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Playboy Cartoonist Doc Heads to Kickstarter for Oscar-Qualifying Funds

Director Steven-Charles Jaffe got Steven Colbert, Guillermo del Toro and Hugh Hefner to appear in his doc on Gahan Wilson, but now he needs money to meet Academy qualifying rules


Like many filmmakers who once worked within the studio system, producer Steven-Charles Jaffe has turned to crowdsourcing to raise money for his new film, a documentary on macabre cartoonist Gahan Wilson.

But the producer of “Ghost” and four Kathryn Bigelow movies, including “Strange Days,” isn’t using the website to help shoot “Gahan Wilson: Born Dead, Still Weird,” or to finish its post-production. 

Poster art by Gahan WilsonInstead, he’s appealing to the Kickstarter community to help him launch an Academy Awards qualifying run and an Oscar campaign.

“There’s an undeclared revolution going on in Hollywood with crowdsourcing and new ways of distribution,” Jaffe (at left above, with Wilson) said in an exclusive interview with TheWrap. “And it’s crazy wonderful that there are people out there who believe in people’s dreams and endorse them with pledges.”

In this case, it was Jaffe’s dream to make a documentary about the 83-year-old cartoonist whose work in the New Yorker, Playboy, the National Lampoon and others injected a sense of glee into creepy, horrifying and apocalyptic scenarios. 

Jaffe sunk his own money into producing the film, which includes appearances by Wilson fans Guillermo del Toro, Steven Colbert, Randy Newman, Bill Maher and others, but found that distributors in a tough market didn’t know what to make of it.

“I’m short the amount of money it takes to raise a conservative Academy campaign for a documentary, and some filmmaker friends encouraged me to try Kickstarter,” said Jaffe. “I figured this is a good test to see how well I can sell something and to see what Gahan’s appeal is.”

This isn't the first time Kickstarter has been used to fund an Oscar-qualifying run and awards campaign: The 2011 documentary "Dying to Do Letterman" raised more than $55,000 to pay the entry fee and launch a marketing campaign for the now-defunct Oscar-qualifying showcase DocuWeeks, while the short doc "Incident in New Baghdad" raised $12,000 for a qualifying run and ended up with an Oscar nomination.

Jaffe has set a goal of $49,999 to cover the cost of booking two theaters for the one-week qualifying runs in Los Angeles and New York required by Academy rules, and to fund an additional marketing and publicity campaign. With 10 days to go in his Kickstarter campaign, he has raised slightly more than $20,000.

“I’ve had a lot of people say, ‘It’s going to work, because the last four days get really intense,'” he said. “I have a Plan B, which would involve a digital platform, but right now I’m focused on making Plan A succeed.”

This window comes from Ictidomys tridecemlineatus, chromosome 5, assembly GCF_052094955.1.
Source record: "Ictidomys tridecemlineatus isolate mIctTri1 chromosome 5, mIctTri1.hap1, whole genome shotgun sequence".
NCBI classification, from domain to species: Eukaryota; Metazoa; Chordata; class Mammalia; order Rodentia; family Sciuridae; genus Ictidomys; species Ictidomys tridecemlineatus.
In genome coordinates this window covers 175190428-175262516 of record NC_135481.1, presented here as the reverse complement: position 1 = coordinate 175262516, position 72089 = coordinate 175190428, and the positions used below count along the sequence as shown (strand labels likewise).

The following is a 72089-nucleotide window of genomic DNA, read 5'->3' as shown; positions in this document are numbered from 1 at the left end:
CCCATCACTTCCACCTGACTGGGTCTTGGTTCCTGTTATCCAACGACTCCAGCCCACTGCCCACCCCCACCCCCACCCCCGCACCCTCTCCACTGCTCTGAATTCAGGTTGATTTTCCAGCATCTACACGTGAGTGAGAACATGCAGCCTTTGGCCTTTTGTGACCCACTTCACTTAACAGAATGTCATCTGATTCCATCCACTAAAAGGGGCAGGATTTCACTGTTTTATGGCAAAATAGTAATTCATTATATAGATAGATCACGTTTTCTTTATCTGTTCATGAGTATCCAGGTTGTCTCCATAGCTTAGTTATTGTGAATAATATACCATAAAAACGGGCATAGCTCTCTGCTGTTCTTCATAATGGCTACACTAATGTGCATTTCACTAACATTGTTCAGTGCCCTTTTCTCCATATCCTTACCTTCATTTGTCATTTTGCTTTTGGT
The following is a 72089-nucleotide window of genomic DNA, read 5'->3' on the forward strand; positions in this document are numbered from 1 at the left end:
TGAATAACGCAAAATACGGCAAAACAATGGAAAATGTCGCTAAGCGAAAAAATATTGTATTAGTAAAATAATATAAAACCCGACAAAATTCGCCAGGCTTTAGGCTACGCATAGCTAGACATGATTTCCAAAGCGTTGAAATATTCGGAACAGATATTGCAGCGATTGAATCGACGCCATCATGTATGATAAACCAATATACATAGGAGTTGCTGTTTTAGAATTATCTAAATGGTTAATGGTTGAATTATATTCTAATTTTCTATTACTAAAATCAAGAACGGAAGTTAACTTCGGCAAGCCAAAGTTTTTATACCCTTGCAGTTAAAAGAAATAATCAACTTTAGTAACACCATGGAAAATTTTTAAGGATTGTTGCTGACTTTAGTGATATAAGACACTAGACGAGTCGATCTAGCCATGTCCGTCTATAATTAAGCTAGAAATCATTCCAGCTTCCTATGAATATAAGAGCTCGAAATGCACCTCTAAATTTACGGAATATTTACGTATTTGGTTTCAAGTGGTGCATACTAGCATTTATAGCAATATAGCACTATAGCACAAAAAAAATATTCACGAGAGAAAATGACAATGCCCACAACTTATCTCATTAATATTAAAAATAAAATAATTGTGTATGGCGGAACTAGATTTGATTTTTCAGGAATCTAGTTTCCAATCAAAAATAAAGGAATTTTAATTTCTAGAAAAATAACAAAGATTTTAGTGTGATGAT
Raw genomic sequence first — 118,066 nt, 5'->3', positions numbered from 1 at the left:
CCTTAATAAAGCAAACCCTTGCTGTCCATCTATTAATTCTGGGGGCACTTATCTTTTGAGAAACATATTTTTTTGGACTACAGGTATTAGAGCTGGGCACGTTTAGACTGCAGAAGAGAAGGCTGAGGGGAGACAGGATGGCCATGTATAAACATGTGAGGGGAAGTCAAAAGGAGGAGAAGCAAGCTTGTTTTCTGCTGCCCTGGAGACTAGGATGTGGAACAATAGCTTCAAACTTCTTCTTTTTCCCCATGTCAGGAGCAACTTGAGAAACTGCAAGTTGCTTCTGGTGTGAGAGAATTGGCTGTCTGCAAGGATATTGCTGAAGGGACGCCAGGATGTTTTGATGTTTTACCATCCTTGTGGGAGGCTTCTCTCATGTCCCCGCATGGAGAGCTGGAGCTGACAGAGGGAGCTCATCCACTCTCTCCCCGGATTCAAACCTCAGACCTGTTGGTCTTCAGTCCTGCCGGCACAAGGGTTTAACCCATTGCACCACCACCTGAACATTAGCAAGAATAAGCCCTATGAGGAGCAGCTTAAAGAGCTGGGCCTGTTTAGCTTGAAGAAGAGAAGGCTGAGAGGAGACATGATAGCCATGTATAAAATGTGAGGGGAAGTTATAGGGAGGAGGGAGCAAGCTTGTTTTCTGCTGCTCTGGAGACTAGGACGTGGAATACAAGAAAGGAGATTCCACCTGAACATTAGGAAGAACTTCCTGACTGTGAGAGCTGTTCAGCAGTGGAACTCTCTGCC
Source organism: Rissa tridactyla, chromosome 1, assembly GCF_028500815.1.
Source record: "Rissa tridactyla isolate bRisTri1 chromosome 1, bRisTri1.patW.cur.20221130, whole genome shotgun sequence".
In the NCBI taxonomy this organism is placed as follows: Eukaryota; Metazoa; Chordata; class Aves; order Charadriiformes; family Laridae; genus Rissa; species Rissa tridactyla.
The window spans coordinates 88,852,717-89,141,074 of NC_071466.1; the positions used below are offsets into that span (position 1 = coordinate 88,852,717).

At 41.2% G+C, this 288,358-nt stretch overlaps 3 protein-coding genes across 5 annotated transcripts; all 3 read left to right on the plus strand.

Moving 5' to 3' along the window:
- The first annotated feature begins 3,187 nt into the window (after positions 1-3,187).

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For Jaffe, Wilson has been an obsession since he was a teenager and encountered the cartoonist’s work in the first issue of Playboy he ever saw. “He made the worst days brighter with his sense of levity in the face of doom,” said Jaffe, who later hunted down Wilson (left) and tried to get an animated feature based on his work off the ground.

The closest they got, he said, came when IMAX wanted to get into the original-content business and agreed to back a Wilson feature that Jaffe co-wrote with writer-director Nicholas Meyer ("Star Trek II: The Wrath of Khan," "The Seven-Per-Cent Solution"). But the money never came through, and Jaffee found that he couldn’t interest Hollywood studios in a Wilson film.

“There’s such a bankruptcy of original ideas in Hollywood,” he said. “I’m not surprised by it — and it’s sort of similar to Gahan’s career, where so many editors rejected his work over the years.”

Jaffe began filming conversations with Gahan for a documentary about six years ago, and continued work on the film at the urging of his friend, editor Walter Murch. He then reached out to Colbert, Maher, del Toro, Newman, Neil Gaiman, Hugh Hefner, Stan Lee and other who eagerly talked about the cartoonist and his work.

When he had assembled an early cut, he showed it to his former boss, Mel Brooks, whose first rule had always been, “Never put your own money into a project.”

After launching into an obscenity-laced tirade about how foolish Jaffe was to fund the film himself, Brooks watched the doc. “He saw it, called me and said, ‘There are exceptions to my rule. It’s great, but you couldn’t have convinced anybody to put money into this doc until you made it.'”

The film won the documentary award at Comic-Con in July, 2011 — an honor that would seemingly disqualify it from this year’s Oscars, since the rules specify that a doc must complete its qualifying run “within two years of the motion picture’s completion date.” But Jaffe said that he has continued to work on and re-edit the film since then and just recently completed and copyrighted it.

“I’ve been editing and re-editing this film for six years, and turned town a lot of nice lucrative producing jobs because I really wanted to do this,” he said. “At a certain point you have to say, ‘Am I taking my next job for money, or am I doing something that I care about?

“I haven’t been paid, but I feel like I’m close to bringing Gahan to the forefront of popular culture, where he should be.”